You might have more complicated exception handling. For instance, you don't want to throw low-level exceptions such as IOException through to the application proper - you probably want to wrap in some subtype of RuntimeException. This can, with Java's typicaly verboseness, be factored out using the Execute Around idiom (see this excellent question). From Java SE 8, there will also be shorter syntax with randomly different semantics.

with(new ResourceSubAction() { public void use(Resource resource, SubResource sub) {
    ... use resource, sub ...
}});
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If this is Java 7, you could consider using the new try-with-resources construct. You may need to create some basic AutoCloseable wrappers for deleting the tables.

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In general, there's no way out of this. You need multiple finally blocks.

However, I don't want to comment on your specific code, whether or not that's an appropriate design. It certainly looks pretty odd.

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Yeah, the code makes more sense if you can see the business logic. I left that out for the sake of brevity. –  sangfroid Sep 6 '12 at 21:56

There is no way I'm afraid. There was a similar pattern when closing io resources. Eg what do you do when closing a file throws an IOException? Usually you just had to ignore it. As this was a bit if an anti pattern they introduced the try-with syntax in Java 7. For your example though I think there is no other option. Perhaps put each finally into its own method to make it clearer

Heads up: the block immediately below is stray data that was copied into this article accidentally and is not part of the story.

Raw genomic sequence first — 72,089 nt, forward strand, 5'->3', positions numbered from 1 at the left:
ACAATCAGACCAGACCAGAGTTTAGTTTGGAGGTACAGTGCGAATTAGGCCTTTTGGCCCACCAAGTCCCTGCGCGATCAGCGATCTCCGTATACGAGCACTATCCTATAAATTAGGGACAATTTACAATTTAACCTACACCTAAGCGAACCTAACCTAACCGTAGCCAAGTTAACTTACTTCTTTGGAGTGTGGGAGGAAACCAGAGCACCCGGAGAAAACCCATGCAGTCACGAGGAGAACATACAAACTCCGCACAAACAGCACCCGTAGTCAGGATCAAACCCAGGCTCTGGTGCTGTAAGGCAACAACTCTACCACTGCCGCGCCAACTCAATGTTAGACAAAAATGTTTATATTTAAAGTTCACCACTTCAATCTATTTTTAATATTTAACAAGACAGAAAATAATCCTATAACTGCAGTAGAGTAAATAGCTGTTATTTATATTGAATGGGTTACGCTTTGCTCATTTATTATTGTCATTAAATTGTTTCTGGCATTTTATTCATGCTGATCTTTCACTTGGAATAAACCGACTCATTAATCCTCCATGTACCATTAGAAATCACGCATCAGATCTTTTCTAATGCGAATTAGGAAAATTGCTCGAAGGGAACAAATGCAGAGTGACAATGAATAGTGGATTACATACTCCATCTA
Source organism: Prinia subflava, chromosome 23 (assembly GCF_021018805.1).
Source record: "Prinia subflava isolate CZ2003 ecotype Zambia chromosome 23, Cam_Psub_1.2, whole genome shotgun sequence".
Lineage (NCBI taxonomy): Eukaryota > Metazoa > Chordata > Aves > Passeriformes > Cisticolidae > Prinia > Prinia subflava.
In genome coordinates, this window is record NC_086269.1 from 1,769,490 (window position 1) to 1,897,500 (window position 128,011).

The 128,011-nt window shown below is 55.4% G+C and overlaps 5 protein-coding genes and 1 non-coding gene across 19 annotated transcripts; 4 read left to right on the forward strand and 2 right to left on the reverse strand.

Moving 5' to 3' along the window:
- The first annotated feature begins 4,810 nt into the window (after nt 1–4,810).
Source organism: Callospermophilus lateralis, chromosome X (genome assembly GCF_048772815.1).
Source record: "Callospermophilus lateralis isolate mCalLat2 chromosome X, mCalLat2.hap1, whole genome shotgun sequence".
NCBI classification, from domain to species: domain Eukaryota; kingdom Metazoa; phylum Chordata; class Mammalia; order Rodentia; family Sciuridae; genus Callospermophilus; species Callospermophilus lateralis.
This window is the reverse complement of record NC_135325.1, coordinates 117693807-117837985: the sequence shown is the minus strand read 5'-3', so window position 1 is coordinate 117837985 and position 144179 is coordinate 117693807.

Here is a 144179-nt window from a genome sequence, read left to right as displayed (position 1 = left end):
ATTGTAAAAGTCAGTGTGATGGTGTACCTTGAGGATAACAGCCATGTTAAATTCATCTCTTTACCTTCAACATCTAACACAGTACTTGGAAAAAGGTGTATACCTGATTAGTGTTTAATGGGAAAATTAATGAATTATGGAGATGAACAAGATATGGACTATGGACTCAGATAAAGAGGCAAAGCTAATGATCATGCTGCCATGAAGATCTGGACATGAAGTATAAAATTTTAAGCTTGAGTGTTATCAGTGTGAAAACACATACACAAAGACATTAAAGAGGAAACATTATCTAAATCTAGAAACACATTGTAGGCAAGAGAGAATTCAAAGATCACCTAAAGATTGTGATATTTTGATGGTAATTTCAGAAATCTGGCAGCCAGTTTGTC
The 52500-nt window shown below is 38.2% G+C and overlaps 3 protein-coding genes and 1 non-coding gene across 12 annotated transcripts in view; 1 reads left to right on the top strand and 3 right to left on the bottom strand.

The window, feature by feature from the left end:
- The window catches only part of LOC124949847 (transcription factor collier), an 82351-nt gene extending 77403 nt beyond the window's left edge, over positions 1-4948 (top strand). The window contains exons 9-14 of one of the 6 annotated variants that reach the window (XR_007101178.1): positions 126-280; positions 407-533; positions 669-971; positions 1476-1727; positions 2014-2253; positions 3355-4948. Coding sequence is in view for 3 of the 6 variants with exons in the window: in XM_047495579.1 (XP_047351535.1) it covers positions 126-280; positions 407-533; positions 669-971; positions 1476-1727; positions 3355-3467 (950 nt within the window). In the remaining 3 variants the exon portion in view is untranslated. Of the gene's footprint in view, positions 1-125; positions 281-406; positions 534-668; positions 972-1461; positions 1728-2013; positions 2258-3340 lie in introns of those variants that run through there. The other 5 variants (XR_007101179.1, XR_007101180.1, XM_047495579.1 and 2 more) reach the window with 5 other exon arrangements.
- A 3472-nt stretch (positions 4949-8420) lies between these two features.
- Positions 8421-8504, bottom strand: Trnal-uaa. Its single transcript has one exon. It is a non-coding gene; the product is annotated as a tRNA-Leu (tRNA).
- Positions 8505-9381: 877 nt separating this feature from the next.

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To call multiple methods from a finally block, you have to ensure that none of them throw -- which is a good idea anyway, because any exception thrown from a finally block will override the exception or return value thrown from the try/catch.

The most common use case is a file or database connection, in which case you write a "close quietly" method (or use one from an existing library, such as Jakarta Commons IO). If the things you need to clean up don't let you use a pre-existing method, you write your own (in your case, deleteTableQuietly()).

If you're using JDK-7, you can also use the "try with resource" construct.

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You could create an abstract class Action with an execute method, and derive from that class one class for each method throwing exception which you want to call, calling this method from the execute method. Then you can create a list of Actions and loop over the elements of the list, calling their execute method in a try finally block, ignoring exceptions.

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deleteTableSilently(table1);    
deleteTableSilently(table2);    
deleteTableSilently(table3);


deleteTableSilently()
    try
        deleteTable()
    catch whatever
        log.error();
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Consider using the java.util.concurrent framework -- if you code each call as an individual Callable (named or anonymous), you could use ExecutorService.invokeAll.